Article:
Mortgage rates dropped this week after the release of a disappointing home construction report, Freddie Mac reported today.

Housing starts in January “showed the weakest reading since August 1997, due to the abundance of homes already on the market to purchase,” said Frank Nothaft, Freddie Mac vice president and chief economist, in a statement. This report, Nothaft said, has “market participants concerned over how much drag the slowing housing market may have on economic growth.”

The 30-year fixed-rate mortgage slid to an average 6.22 percent from 6.3 percent last week, according to Freddie Mac’s weekly survey, while the 15-year fixed-rate mortgage fell from 6.03 percent to 5.97 percent. Points, which are fees lenders charge for loan processing expressed as a percent of the loan, averaged 0.5 on these loans.

The 5-year Treasury-indexed hybrid adjustable-rate mortgage (ARM) dipped to an average 5.96 percent this week, with an average 0.5 point, while the 1-year Treasury-indexed ARM dropped to 5.49 percent, with an average 0.7 point.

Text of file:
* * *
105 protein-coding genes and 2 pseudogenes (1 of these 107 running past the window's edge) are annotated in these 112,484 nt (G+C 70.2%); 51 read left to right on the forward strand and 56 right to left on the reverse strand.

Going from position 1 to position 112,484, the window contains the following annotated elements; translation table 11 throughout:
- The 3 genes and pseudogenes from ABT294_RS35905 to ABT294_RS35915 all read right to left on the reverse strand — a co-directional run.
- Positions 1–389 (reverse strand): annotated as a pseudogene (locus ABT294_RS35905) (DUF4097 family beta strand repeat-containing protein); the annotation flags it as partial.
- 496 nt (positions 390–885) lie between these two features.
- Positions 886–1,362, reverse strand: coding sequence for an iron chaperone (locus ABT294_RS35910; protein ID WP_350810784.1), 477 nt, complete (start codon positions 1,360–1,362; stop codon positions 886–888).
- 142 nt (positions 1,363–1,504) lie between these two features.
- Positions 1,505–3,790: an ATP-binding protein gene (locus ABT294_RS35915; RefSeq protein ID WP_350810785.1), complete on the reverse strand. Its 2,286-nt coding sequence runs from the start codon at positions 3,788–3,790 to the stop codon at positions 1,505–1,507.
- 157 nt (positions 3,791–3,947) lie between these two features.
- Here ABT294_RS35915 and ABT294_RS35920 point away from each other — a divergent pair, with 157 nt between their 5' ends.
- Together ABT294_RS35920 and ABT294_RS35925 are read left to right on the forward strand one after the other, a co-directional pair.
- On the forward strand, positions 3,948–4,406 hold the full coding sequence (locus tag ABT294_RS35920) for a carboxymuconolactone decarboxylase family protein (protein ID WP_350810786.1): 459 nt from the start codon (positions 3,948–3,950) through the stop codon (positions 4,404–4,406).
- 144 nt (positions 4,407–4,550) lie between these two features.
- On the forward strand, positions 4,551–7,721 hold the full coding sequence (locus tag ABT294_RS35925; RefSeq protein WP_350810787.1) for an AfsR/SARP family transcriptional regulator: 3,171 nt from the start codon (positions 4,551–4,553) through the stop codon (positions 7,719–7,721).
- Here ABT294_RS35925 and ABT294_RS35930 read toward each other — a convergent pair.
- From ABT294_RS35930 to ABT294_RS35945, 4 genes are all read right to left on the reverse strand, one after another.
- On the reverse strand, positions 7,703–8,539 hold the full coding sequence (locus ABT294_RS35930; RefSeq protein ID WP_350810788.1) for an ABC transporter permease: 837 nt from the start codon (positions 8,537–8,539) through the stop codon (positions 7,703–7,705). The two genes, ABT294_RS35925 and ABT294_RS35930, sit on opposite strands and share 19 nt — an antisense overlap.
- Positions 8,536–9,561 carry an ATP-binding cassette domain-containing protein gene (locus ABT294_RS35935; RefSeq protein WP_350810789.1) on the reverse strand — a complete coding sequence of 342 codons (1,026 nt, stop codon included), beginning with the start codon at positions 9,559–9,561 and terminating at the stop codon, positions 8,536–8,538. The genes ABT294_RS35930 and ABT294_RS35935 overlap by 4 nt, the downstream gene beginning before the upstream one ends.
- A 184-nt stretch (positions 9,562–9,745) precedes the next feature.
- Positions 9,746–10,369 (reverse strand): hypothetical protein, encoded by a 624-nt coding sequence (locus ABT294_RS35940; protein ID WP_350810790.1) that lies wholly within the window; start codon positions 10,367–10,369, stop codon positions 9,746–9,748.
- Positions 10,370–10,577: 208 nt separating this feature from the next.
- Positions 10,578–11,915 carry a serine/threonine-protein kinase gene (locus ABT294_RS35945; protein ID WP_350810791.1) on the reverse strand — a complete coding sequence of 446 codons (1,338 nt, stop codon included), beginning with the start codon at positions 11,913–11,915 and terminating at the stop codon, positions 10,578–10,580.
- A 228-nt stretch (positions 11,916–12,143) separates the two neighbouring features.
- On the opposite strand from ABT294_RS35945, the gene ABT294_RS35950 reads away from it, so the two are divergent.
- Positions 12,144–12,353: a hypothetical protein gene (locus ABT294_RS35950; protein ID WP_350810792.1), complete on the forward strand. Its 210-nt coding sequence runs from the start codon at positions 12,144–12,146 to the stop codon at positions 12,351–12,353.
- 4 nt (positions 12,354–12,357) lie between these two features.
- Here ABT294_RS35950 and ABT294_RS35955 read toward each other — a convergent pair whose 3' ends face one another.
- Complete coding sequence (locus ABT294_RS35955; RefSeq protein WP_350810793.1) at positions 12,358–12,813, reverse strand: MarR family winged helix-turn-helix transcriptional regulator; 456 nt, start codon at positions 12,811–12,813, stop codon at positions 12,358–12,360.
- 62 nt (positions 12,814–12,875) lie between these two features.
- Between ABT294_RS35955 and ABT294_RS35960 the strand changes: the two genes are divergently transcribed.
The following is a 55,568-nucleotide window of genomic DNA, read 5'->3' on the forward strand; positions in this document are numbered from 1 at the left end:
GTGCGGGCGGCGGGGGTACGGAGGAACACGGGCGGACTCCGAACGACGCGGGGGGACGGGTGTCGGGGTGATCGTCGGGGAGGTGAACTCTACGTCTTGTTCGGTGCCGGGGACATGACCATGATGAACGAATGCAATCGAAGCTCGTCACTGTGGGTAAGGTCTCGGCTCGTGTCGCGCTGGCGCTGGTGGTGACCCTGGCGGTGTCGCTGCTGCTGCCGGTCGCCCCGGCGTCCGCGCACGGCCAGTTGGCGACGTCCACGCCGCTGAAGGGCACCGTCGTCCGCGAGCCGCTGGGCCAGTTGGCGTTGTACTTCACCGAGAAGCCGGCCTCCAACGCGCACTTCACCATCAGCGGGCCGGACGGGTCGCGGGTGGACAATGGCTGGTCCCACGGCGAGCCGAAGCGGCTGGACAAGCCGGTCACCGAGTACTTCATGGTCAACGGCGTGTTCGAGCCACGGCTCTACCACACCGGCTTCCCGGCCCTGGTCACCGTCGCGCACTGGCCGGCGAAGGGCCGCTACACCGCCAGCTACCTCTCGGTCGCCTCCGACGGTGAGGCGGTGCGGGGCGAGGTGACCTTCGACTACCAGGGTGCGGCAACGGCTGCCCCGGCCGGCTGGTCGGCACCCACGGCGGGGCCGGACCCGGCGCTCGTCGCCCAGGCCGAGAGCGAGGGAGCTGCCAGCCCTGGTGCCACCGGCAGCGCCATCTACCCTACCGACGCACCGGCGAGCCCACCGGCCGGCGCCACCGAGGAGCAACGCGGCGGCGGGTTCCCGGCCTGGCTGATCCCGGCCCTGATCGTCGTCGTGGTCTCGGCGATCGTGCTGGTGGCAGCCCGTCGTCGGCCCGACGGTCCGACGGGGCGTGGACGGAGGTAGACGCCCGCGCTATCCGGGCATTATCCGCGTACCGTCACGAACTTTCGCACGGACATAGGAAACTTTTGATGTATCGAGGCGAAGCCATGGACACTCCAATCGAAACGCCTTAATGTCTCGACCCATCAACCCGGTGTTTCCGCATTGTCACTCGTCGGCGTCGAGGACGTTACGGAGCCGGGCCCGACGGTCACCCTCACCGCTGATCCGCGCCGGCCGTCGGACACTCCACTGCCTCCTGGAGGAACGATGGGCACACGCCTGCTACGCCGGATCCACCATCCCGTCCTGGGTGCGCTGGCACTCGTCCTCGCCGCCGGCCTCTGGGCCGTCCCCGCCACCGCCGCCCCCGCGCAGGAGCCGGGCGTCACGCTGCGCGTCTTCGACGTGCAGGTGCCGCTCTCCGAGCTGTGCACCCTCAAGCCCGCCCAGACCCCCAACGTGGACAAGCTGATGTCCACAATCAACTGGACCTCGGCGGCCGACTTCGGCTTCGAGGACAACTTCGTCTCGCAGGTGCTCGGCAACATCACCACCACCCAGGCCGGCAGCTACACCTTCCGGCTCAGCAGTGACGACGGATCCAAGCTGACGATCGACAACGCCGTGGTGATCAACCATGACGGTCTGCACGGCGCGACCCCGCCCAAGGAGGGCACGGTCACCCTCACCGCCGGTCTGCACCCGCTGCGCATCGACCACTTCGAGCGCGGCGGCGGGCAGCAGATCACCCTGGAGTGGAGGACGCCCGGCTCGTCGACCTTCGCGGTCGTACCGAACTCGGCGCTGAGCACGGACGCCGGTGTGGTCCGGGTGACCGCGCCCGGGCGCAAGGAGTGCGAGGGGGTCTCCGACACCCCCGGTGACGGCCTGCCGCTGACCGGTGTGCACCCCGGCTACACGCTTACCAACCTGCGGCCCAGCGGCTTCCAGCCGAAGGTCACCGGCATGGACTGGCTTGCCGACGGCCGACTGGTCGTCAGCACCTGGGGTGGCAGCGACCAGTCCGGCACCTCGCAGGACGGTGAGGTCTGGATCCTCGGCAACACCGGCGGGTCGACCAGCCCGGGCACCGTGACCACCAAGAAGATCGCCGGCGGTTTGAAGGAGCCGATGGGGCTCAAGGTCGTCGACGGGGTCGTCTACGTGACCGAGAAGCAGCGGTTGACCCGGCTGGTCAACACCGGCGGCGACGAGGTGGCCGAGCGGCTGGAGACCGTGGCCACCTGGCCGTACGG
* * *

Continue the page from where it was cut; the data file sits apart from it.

Nothaft said next week’s releases of new- and existing-home sales and fourth-quarter economic growth “should further provide insight into what extent the housing market is affecting the economy.”

The following is a sampling of’s average 30-year-mortgage interest rates this week in some U.S. metropolitan areas:

New York – 6.25 percent with 0.07 point

Los Angeles – 6.37 percent with 0.46 point

Chicago – 6.41 percent with 0.03 point

San Francisco – 6.2 percent with 0.66 point

Philadelphia – 6.29 percent with 0.21 point

Detroit – 6.34 percent with no points

Boston – 6.39 percent with 0.05 point

Houston – 6.3 percent with 0.53 point

Dallas – 6.18 percent with 0.55 point

Washington, D.C. – 6.21 percent with 0.46 point

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